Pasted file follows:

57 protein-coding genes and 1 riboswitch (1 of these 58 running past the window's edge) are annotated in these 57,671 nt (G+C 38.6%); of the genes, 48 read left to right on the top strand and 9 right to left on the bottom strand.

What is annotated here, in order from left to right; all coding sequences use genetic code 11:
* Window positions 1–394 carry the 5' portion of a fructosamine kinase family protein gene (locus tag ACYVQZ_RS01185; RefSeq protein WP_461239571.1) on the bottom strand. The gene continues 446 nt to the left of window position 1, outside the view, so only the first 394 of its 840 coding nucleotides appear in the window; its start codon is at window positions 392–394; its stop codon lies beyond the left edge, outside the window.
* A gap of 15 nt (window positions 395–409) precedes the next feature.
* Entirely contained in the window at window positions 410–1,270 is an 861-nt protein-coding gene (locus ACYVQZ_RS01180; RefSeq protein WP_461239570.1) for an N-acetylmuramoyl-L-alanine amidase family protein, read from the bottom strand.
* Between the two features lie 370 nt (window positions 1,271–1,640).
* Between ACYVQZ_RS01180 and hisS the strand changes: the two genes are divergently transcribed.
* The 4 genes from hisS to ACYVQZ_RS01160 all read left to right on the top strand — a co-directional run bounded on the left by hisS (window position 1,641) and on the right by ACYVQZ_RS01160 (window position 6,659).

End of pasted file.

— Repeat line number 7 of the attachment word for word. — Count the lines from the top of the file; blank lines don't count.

* Between ACYVQZ_RS01180 and hisS the strand changes: the two genes are divergently transcribed.